As you know, we’ve been back–and–forth some (okay, a TON) over Sadie’s sleep. Well, I am happy to report that things are still going swimmingly. Even in the face of some major teething. Sure, there are nights like Tuesday where she wakes up a few times for a little cuddle and some teething tablets. But more often that not, Sadie goes to bed between 6:15 and 6:45 pm, wakes up to nurse around 5:30, and is up for the day around 6:30. AWESOME.
One of the blogs I follow is API Speaks, which is the blog of Attachment Parenting International. I would consider what Trevor and I are doing, for the most part, to be Attachment Parenting. There was a post recently, however, that I think highlights a need in many parenting styles, and that’s flexibility (something my Aunt Margie would say is NOT my strong suit). I hope you’ll go on over and read the post and that you’ll chime in on the discussion over there, over here, or both.
Here’s my response:
I think there’s a gray area that doesn’t get talked about enough in Attachment Parenting conversations. And that is what to do with your older baby who actually DOES need more sleep than she’s getting. There’s so much talk about how we shouldn’t “sleep train” our babies in order to satisfy our own needs for sleep. And I agree with that. I signed on to parenting and all the nitty-gritty that comes with it. I also agree that infants, especially those who are breastfed (and of those, especially ones with working-out-of-the-home mothers), may need to wake up often to eat throughout the night.
But a 12+-month-old very well may have different needs. A toddler who sleeps no longer than two or three hours at a time has a problem. It’s called sleep deprivation. Think about how hard it is to go about our daily lives on low-quality sleep. Sometimes we’re groggy, we’re grouchy, we’re sloppy. Most of the time, it’s not that big a deal. You can grocery shop on auto-pilot. But what if you’re learning to walk? And what if you’re learning your first language? These are some TOUGH things to learn, and being groggy, grouchy and sloppy HAS to make it harder.
I believe that the intensive nighttime parenting we did for our daughter was the right thing to do. We co-slept when it made sense; we never left her to cry. I believe it laid a strong foundation for her to know that sleep is good and safe, and that her parents are nearby when she needs them. I also believe, however, that the time had come for a change. Sure, I’ll admit the prospect of getting to sleep through the night sounded awesome for myself. It also felt like something my daughter truly needed. More than she needed hourly check-ins with her dad or me.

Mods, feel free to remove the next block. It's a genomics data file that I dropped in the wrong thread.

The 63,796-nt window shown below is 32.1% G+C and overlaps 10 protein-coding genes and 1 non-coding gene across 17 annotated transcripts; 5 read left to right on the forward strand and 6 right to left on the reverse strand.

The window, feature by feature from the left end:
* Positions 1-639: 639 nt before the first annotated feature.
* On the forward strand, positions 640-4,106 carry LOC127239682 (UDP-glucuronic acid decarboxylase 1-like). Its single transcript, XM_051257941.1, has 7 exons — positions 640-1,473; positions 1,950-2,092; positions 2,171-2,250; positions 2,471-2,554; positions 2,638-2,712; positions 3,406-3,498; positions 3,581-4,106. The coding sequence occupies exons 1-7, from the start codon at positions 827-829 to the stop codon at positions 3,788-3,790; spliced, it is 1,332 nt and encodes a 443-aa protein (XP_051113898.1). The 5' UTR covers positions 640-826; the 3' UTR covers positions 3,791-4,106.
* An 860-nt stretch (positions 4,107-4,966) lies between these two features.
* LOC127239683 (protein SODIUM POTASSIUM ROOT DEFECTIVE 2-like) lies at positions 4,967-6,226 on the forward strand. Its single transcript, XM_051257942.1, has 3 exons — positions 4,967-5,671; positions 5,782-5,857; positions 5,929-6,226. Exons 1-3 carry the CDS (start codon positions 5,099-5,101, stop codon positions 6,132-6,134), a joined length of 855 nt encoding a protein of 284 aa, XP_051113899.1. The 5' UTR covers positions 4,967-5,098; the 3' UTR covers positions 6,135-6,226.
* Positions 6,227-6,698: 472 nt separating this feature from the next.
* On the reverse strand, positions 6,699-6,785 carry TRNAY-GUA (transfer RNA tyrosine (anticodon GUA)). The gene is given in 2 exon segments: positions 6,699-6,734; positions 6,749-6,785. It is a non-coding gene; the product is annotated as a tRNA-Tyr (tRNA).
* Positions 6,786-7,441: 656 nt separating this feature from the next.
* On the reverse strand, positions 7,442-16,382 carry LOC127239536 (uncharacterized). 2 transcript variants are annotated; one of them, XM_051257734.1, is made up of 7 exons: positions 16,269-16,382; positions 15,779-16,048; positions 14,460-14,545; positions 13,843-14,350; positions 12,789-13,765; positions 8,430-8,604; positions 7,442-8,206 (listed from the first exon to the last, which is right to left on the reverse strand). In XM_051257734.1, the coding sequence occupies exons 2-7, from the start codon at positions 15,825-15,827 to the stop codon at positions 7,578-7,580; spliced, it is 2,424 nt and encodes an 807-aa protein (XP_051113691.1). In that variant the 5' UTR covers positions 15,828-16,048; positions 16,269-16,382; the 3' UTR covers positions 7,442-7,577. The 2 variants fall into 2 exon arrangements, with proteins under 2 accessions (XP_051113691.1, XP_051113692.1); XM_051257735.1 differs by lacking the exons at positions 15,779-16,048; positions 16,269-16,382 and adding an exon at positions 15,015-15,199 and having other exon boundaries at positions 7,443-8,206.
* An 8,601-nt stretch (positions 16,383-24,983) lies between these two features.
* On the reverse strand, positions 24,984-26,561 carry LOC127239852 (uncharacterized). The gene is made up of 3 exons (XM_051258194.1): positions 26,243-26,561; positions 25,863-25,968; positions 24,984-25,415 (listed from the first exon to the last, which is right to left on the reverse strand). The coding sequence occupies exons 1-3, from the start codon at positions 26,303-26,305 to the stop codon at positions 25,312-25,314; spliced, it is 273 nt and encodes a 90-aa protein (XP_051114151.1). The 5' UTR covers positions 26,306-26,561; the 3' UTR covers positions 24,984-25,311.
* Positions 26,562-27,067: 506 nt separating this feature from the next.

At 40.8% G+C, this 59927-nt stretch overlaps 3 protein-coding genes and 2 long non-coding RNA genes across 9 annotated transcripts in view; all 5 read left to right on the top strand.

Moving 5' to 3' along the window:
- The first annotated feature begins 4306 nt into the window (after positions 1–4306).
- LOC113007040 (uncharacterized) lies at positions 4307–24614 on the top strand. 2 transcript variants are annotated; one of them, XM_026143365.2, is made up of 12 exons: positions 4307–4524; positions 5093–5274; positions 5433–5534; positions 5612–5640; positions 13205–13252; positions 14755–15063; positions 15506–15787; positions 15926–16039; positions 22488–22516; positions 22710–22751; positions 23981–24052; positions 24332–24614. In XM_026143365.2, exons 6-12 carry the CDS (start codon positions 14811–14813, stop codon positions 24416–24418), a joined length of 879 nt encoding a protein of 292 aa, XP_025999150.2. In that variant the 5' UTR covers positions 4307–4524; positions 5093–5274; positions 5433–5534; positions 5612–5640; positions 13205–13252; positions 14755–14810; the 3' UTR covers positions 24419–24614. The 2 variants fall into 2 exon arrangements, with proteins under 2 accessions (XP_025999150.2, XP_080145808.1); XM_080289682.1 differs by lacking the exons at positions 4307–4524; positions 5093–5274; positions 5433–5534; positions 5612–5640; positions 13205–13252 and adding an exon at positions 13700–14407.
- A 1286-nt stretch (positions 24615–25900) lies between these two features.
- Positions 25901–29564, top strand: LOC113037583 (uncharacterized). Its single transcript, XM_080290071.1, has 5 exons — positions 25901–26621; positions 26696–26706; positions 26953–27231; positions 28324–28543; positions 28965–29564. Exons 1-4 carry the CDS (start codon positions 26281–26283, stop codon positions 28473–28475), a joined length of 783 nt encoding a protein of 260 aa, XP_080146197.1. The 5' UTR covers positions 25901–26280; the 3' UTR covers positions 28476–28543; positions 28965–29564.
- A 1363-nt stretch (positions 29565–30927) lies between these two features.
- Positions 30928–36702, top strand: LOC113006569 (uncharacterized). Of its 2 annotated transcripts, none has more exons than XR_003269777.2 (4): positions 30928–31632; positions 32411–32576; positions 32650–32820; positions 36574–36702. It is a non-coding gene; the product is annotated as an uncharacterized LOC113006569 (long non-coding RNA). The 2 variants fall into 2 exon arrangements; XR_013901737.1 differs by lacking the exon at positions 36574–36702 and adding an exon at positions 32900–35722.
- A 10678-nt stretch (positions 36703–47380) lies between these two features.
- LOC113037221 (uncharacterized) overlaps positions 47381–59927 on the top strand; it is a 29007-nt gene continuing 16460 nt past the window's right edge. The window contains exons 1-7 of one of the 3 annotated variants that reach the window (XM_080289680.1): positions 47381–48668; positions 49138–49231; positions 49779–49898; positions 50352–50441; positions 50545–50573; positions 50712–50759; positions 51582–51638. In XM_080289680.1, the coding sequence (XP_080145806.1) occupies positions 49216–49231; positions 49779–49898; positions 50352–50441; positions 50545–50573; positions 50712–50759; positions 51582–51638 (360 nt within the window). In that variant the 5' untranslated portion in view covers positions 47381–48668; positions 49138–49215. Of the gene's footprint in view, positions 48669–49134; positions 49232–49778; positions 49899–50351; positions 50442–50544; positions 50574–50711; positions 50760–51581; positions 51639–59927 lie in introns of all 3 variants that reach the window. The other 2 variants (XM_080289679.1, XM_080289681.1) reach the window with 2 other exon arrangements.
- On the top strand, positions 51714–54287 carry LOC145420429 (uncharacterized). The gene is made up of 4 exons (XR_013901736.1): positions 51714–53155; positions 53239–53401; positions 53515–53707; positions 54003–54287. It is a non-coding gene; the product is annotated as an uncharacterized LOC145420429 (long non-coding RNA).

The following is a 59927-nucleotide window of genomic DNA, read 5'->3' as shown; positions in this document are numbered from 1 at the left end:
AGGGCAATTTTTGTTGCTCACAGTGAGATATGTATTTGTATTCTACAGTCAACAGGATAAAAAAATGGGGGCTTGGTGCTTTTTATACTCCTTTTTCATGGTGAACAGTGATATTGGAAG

I’ve been practicing Attachment Parenting in all the ways that it fits my family since before my daughter was born. And it’s a great fit for us. But I think there’s a danger in black-and-white-only thinking: you either go along with your baby’s sleep routine, no matter the consequences; or you leave her to cry for hours at a time causing her to lose her trust in you completely. Again, I completely agree that sleep training is potentially harmful to a newborn or infant. And that eventually, pretty much everybody learns to sleep through the night, one way or another. But why isn’t anybody talking about the in-between?
After recognizing that my daughter’s needs had shifted—from needing to nurse frequently through the night to needing a full night’s sleep—I was able to see that what we’d created was a habit of waking that was no longer healthy for her. I also realized what I already knew—she’s older now and CAN understand the concept of lying herself back down and going to sleep.
“Baby trainers often state that it is important for an infant learn to pacify itself, but an infant, like stated before, has no way of understanding that they are supposed to comfort themselves. They have no tools to do that. Leaving an infant to himself will in fact do just that; it will teach him to take his emotions and, instead of expressing them, it will teach the infant to internalize all that anger need and fear. The infant will come to an understanding that their wants/needs will not be met and that they must fend for themselves. When this happens in an infant, many people believe that the sleep battle has been won and that the parent has been victorious. What they do not understand is that they may have won the battle but they have lost the war for trust.”
But, again, what about toddlers? Who haven’t “naturally” found their way to getting a healthy night’s sleep? I honestly believe that an AP-raised toddler is capable of putting herself to sleep—and staying asleep. And I do believe that for some, like my daughter, the presence of a parent throughout the night can become an interference. A hindrance to learning to sleep well.
Why does it have to be all battles and wars? I’m not saying what we did would work for anybody else, but it is disheartening to now feel like we’re not “AP” enough because we decided that our daughter was old enough to put herself to sleep with a minimal (no more than five minutes) amount of (non-distressed) crying. We tried it. It worked. And I am 100 percent confident that my daughter gets the sleep she needs to fuel her days of learning and growing and that she continues to trust in her parents.
I guess what I’m saying is, there’s a gray area, and we’re sleeping in it.
And here’s what I added a few minutes later:
Oh, and what I left out (can you believe it?) is this: had we not been willing to put our AP-ness aside and given our daughter five minutes to figure out how to put herself to sleep, who knows how much longer she’d have gone without getting a healthy amount of sleep?